• Students will be positively impacted by a teacher’s enthusiasm for life and learning
  • Celebrating the unique talents of students will motivate them to cultivate even more
  • Clear and consistent communication with support staff will make everyone more productive and much happier
  • You get what you give, including respect
  • We sometimes don’t know what we are capable of until we accept a challenge
  • Teachers have the ability to create a safe and caring environment for students even when faced with challenging conditions
  • The needs of the whole child must be addressed and this can sometimes mean making difficult decisions
  • The most skilled teachers are constantly striving to get better at what they do
  • Persistence and dedication will be rewarded
  • Being a fluent user of the latest technologies doesn’t mean abandoning personal connections with others
  • Remaining calm and composed when things don’t go as planned is the right choice
  • It is important to take time throughout the year to look at student growth as well as your own

Sunday, June 16, 2013

Taking Control of Your Professional Development

As summer vacation approaches you may be wondering if this is a good time to think about professional development.  Of course teachers need to decompress following each school year, or time to catch up on the many things that have been put aside since September.  However, summer is also a great time to take control of your own professional growth.  If you take some action now, you will head back to school filled with new ideas, possibilities, and a sense of excitement rivaling any first year teacher!  The best part is you can do it on your own time and for FREE!

  • Explore new technologies and think about how you might use them
  • Get to know your teacher evaluation rubrics
  • Read about current trends and issues in education
  • Collaborate with other teachers and pick their brains about what works for them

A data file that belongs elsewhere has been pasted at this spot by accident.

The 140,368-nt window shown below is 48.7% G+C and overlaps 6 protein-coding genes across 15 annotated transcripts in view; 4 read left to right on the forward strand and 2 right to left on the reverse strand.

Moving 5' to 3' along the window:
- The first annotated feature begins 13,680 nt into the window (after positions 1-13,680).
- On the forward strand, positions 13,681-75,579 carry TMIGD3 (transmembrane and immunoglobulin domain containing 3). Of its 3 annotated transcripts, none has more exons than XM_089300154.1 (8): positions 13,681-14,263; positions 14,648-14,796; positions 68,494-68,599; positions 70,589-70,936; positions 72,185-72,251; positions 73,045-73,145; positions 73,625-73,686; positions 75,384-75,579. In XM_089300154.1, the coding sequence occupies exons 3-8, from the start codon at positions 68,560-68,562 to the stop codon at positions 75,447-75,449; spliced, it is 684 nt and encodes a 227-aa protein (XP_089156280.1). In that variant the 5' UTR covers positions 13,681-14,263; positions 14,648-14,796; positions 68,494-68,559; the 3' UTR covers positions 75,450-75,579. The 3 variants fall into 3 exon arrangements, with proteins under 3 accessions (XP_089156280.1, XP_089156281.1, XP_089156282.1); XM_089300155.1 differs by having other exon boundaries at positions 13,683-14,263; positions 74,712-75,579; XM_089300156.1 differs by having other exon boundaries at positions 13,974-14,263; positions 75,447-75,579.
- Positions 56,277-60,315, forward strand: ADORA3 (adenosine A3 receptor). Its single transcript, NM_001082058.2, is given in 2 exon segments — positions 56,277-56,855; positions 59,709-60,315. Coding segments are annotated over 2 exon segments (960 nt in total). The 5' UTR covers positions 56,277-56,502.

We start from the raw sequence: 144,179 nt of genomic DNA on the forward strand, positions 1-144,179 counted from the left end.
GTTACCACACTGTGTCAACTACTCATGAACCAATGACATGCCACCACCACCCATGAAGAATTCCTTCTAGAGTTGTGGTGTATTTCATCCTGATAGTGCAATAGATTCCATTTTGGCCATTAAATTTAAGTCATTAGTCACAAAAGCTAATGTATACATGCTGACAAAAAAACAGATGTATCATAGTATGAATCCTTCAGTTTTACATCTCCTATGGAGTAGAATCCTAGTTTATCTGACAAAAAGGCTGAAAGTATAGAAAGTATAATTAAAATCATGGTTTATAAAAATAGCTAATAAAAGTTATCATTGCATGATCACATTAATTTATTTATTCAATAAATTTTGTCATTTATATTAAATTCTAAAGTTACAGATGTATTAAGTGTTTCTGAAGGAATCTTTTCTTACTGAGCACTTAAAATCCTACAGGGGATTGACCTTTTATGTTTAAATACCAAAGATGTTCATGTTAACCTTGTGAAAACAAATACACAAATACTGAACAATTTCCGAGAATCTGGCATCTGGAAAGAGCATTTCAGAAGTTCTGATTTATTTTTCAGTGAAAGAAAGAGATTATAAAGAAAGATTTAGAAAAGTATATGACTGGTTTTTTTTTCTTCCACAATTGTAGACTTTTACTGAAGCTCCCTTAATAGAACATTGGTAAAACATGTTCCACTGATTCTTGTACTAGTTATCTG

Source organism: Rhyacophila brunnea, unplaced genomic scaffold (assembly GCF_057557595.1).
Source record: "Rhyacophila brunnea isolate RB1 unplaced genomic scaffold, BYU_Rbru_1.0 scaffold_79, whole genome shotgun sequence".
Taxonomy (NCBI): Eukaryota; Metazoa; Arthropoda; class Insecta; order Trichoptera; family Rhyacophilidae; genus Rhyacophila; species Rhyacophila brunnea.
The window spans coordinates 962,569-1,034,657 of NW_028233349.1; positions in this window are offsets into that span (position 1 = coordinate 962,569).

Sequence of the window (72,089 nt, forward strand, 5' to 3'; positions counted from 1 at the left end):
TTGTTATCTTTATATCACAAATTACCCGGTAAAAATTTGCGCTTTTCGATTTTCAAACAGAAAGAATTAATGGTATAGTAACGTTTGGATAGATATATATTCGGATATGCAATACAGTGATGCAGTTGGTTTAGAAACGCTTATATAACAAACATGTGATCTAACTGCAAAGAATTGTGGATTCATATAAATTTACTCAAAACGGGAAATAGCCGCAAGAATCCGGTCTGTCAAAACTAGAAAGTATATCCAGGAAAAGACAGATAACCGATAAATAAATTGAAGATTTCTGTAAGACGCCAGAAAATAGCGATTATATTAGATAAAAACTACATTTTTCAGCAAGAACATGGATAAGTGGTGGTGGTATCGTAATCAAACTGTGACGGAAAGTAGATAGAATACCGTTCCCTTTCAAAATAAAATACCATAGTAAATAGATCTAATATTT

• Set a single professional goal and work toward it with fidelity
  • Attend or watch a school committee meeting (most are archived online)
  • Collect and analyze a set of data that is meaningful to you
  • Join a committee and attend meetings
  • Create relationships and expand your professional network anyway you can
  • Look at your school, district, and state board’s websites

Thursday, June 6, 2013

Change can be... Good!

June can be a time of great unknown for many teachers, particularly those new to the profession.  In some cases, and for any number of reasons, teachers will find themselves in a new room, grade, school, content area, role, or even district come September.  Change can be unsettling but also has the potential to be revitalizing.  This week’s list looks at some positives that can be taken away from accepting a new assignment.

  •   You will grow your professional learning network
  • It is a great opportunity to purge and update materials
  • Facing a new challenge will bring out the best in you
  • Your flexibility will be on display and appreciated by others
  • It is a learning opportunity that will positively impact your professional growth
  • You will discover how students learn at various stages of development or in different disciplines
  • With new surroundings come new opportunities, some you may not even know exist
  • Others will learn as you share your skills and talents as an educator with a new group of peers
  • Working with a new group of professionals can provide an emotional lift
  • Your positive attitude will provide the template for others who will share similar experiences in the future